Awesome Open Source
Awesome Open Source

DUIX

A Simple library to keep vars on sync between components (or whatever). It's just a matter of callbacks. Use it as you want.

The duix approach

duix just have a state that is just a plain (private) object, and some listeners (publish-subscribers) that are gonna be called every time the subscribed-value change. It's just a Publish Subscriber lib + a private object (the state). Duix clone the received object, and send a cloned object to the subscribers, in order to keep the immutability of the store.

API doc

With examples. People need examples!

  • duix.get('user'): Returns (it's NOT a promise) the user value. This value is safe to be mutated. It's not going to mutate the state.
  • duix.set('user', { name: 'Noel' }): This set the user value. It can be ab Object, Array, null, whatever. You can safely mutate the object after setting it. It's not going to mutate the state.
  • duix.subscribe('user', (newValue, oldValue) => { /* ... */ }): Subscribe a callback on every change made in user. A change on user can be made only by calling duix.set('user', {\* ... *\}) with a different value that the value is currently on the state. This function also returns a function that if you call it, you unsubcribe to the changes (example below).

Here the unsubscribe example:

// Subscribe
const unsubscriber = duix.subscribe('user', (newValue, oldValue) => {
  /* ... */
});

// Unsubscribe
unsubscriber();

See below for some advanced usages.

The Counter Example

  1. Buttons component is gonna add or subtract.
  2. Viewer component is gonna show the value
// index.js
import duix from 'duix';

// Set `null` as default `user` value
duix.set('githubStars', 0);

class App extends Component {
  // ...
}
// Buttons.js
import duix from 'duix';

class Buttons extends Component {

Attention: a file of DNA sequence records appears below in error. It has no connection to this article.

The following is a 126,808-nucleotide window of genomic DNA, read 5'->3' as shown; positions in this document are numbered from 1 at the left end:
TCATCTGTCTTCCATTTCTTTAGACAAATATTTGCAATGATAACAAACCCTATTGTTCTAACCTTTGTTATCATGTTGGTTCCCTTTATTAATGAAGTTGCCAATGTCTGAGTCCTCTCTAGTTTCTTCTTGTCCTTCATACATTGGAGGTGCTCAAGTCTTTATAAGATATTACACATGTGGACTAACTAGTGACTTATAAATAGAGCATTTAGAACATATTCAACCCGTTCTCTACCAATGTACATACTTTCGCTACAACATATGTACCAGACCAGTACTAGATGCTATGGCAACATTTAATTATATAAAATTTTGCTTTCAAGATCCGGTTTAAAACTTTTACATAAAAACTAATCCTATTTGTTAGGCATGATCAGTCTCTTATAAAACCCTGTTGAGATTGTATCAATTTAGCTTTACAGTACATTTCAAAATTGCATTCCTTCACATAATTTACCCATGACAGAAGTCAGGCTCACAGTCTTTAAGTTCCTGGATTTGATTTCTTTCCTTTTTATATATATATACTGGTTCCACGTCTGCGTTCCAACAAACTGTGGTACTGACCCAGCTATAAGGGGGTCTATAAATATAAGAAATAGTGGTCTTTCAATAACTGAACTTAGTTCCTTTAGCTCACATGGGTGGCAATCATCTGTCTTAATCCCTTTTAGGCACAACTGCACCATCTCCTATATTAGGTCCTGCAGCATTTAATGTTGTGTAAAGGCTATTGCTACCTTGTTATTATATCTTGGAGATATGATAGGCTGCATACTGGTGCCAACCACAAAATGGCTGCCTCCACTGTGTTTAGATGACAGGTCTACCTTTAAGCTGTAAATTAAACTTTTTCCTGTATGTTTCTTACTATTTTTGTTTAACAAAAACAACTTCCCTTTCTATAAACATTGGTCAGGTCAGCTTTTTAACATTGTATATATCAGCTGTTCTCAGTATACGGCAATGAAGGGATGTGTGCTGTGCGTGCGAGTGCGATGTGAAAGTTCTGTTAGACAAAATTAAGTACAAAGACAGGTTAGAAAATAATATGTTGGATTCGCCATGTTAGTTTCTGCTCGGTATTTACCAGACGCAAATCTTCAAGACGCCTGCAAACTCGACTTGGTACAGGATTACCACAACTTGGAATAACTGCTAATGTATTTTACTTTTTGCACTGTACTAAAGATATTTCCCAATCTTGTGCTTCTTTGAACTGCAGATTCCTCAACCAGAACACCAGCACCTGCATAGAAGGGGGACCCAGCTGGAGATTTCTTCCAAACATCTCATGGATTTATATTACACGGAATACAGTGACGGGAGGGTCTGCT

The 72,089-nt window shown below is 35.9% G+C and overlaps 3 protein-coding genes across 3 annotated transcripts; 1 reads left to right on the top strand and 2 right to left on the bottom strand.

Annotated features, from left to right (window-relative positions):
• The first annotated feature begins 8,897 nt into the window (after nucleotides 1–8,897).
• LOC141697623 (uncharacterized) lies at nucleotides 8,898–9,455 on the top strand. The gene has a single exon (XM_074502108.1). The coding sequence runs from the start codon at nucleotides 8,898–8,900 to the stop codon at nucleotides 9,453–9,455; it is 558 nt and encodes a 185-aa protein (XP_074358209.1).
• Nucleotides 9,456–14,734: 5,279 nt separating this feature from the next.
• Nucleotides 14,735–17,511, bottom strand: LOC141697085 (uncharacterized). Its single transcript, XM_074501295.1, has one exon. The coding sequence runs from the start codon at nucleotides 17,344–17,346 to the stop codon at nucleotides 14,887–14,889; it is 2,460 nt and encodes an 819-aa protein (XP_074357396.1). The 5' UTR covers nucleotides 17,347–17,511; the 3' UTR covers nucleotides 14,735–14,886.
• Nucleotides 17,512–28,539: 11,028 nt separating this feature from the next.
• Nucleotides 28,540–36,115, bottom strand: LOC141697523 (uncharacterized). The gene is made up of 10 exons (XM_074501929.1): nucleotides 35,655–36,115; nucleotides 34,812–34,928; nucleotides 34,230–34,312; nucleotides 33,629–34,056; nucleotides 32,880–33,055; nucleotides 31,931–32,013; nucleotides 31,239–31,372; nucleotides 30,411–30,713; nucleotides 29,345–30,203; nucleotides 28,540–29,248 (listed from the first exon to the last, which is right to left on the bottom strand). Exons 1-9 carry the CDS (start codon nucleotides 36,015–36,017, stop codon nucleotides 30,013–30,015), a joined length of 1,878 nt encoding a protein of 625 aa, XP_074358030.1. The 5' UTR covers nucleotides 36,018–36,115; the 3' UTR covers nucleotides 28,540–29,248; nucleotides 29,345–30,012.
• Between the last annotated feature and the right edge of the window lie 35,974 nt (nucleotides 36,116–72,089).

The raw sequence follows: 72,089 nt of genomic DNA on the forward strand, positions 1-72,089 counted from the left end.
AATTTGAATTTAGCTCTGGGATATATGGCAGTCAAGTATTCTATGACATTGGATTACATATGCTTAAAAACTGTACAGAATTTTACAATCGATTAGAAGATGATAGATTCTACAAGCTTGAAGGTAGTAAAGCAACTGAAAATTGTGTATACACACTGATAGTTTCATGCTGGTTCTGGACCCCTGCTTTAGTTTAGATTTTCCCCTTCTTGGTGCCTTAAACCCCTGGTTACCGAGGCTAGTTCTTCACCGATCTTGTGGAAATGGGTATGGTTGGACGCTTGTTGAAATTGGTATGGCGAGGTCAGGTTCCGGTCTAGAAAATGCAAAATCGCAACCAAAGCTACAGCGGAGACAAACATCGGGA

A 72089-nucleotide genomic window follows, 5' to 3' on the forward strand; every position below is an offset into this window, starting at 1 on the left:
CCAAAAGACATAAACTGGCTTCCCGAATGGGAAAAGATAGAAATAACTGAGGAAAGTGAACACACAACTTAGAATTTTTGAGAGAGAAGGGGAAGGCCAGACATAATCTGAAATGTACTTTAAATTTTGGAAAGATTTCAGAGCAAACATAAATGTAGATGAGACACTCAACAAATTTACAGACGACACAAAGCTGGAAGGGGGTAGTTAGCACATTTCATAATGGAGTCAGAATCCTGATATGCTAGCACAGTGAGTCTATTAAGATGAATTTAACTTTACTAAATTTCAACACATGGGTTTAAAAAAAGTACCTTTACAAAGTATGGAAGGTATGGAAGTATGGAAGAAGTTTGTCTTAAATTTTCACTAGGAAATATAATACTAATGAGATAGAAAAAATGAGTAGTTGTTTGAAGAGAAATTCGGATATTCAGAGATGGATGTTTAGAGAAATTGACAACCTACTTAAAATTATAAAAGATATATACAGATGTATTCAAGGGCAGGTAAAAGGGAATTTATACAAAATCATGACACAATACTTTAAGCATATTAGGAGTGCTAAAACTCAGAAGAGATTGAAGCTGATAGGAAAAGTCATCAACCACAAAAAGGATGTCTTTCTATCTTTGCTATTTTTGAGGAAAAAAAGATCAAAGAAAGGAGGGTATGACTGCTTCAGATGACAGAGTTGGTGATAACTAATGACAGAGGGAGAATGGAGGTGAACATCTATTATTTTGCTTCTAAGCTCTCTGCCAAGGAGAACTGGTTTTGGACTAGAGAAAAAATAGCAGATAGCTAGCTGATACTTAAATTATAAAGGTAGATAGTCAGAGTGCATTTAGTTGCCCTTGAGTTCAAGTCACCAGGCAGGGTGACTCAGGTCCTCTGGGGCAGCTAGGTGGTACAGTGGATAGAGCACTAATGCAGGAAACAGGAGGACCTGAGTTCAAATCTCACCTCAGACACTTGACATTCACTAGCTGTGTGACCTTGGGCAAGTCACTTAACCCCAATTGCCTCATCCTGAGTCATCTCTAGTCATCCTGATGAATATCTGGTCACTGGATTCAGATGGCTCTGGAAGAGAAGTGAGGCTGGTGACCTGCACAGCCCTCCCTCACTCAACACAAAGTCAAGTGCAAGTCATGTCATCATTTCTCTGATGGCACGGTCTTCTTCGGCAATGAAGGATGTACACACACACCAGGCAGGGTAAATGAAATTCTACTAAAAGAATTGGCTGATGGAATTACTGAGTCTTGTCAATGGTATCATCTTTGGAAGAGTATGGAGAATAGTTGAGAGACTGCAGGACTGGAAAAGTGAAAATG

handleAdd = () => {
    const currentValue = duix.get('githubStars');
    duix.set('githubStars', currentValue + 1);
  };

  handleSubtract = () => {
    const currentValue = duix.get('githubStars');
    duix.set('githubStars', currentValue - 1);
  };

  // ...
}
// Viewer.js
import duix from 'duix';

class Viewer extends Component {
  unsubscribe = [];
  state = {
    githubStars: duix.get('githubStars'), // get initial value
  };

  componentDidMount() {
    this.unsubscribe[0] = duix.subscribe('githubStars', this.onStarsChange);
  }

  componentWillUnmount() {
    this.unsubscribe[0]();
  }

  onStarsChange = githubStars => {
    this.setState({ githubStars });
  };

  render() {
    return <div className="Viewer">{this.state.githubStars} stars</div>;
  }
}

So, could you understand what happened there? Only 3 things on duix:

  1. Someone needs to set the default value
  2. Someone is gonna get the initial value, and also subscribe to any change
  3. Someone is gonna set the new value every time it have to be changed.

The Login Example

  1. The main file in the app defines the initial value for the user object.
  2. The Header component is subscribed to the changes of user (because if the user object is not null, it's because the user is logged).
  3. The Login component is gonna call a function that is gonna do the API call to check if the credentials are OK.
  4. The LogOut component is gonna logout the user. :shrug:

The code:

// index.js
import duix from 'duix';

// Set `null` as default `user` value
duix.set('user', null);

class App extends Component {
  // ...
}
// Login.js
import duix from 'duix';
// Let's suppose this `actions` is an object with all the functions necessary to login an user
import { loginWithCredentials } from 'actions';

class Login extends Component {
  handleLogin = (email, password) => {